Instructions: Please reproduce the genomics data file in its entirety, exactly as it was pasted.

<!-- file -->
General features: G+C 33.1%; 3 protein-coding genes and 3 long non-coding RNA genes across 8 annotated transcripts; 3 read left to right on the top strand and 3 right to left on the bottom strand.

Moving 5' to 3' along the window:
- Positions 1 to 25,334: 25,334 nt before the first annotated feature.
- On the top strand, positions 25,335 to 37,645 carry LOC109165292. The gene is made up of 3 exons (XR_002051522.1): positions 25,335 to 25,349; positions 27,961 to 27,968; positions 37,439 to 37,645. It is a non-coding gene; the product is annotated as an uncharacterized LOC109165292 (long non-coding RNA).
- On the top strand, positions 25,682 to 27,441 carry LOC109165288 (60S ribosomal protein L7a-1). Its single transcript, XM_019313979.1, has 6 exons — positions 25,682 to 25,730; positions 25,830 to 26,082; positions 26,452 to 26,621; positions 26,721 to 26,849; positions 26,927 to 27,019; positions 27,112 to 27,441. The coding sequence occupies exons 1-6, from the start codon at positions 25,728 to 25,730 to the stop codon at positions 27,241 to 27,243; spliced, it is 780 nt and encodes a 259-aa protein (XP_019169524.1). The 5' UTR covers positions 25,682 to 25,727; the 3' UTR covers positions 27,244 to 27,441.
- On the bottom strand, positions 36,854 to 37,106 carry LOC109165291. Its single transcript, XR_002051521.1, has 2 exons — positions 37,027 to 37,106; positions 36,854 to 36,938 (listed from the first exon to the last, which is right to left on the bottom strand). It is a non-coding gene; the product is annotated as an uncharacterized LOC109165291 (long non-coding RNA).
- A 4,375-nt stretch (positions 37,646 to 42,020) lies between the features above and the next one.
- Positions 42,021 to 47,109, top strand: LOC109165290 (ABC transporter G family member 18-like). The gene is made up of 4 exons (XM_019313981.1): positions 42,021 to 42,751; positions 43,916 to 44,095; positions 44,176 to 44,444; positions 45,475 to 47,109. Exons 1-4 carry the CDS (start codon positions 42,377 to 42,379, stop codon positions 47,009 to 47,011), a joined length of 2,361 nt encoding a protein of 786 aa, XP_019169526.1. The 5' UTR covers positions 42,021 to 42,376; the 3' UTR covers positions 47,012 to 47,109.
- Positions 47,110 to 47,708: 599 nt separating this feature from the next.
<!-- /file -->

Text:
General features: G+C 33.1%; 3 protein-coding genes and 3 long non-coding RNA genes across 8 annotated transcripts; 3 read left to right on the top strand and 3 right to left on the bottom strand.

Moving 5' to 3' along the window:
- Positions 1 to 25,334: 25,334 nt before the first annotated feature.
- On the top strand, positions 25,335 to 37,645 carry LOC109165292. The gene is made up of 3 exons (XR_002051522.1): positions 25,335 to 25,349; positions 27,961 to 27,968; positions 37,439 to 37,645. It is a non-coding gene; the product is annotated as an uncharacterized LOC109165292 (long non-coding RNA).
- On the top strand, positions 25,682 to 27,441 carry LOC109165288 (60S ribosomal protein L7a-1). Its single transcript, XM_019313979.1, has 6 exons — positions 25,682 to 25,730; positions 25,830 to 26,082; positions 26,452 to 26,621; positions 26,721 to 26,849; positions 26,927 to 27,019; positions 27,112 to 27,441. The coding sequence occupies exons 1-6, from the start codon at positions 25,728 to 25,730 to the stop codon at positions 27,241 to 27,243; spliced, it is 780 nt and encodes a 259-aa protein (XP_019169524.1). The 5' UTR covers positions 25,682 to 25,727; the 3' UTR covers positions 27,244 to 27,441.
- On the bottom strand, positions 36,854 to 37,106 carry LOC109165291. Its single transcript, XR_002051521.1, has 2 exons — positions 37,027 to 37,106; positions 36,854 to 36,938 (listed from the first exon to the last, which is right to left on the bottom strand). It is a non-coding gene; the product is annotated as an uncharacterized LOC109165291 (long non-coding RNA).
- A 4,375-nt stretch (positions 37,646 to 42,020) lies between the features above and the next one.
- Positions 42,021 to 47,109, top strand: LOC109165290 (ABC transporter G family member 18-like). The gene is made up of 4 exons (XM_019313981.1): positions 42,021 to 42,751; positions 43,916 to 44,095; positions 44,176 to 44,444; positions 45,475 to 47,109. Exons 1-4 carry the CDS (start codon positions 42,377 to 42,379, stop codon positions 47,009 to 47,011), a joined length of 2,361 nt encoding a protein of 786 aa, XP_019169526.1. The 5' UTR covers positions 42,021 to 42,376; the 3' UTR covers positions 47,012 to 47,109.
- Positions 47,110 to 47,708: 599 nt separating this feature from the next.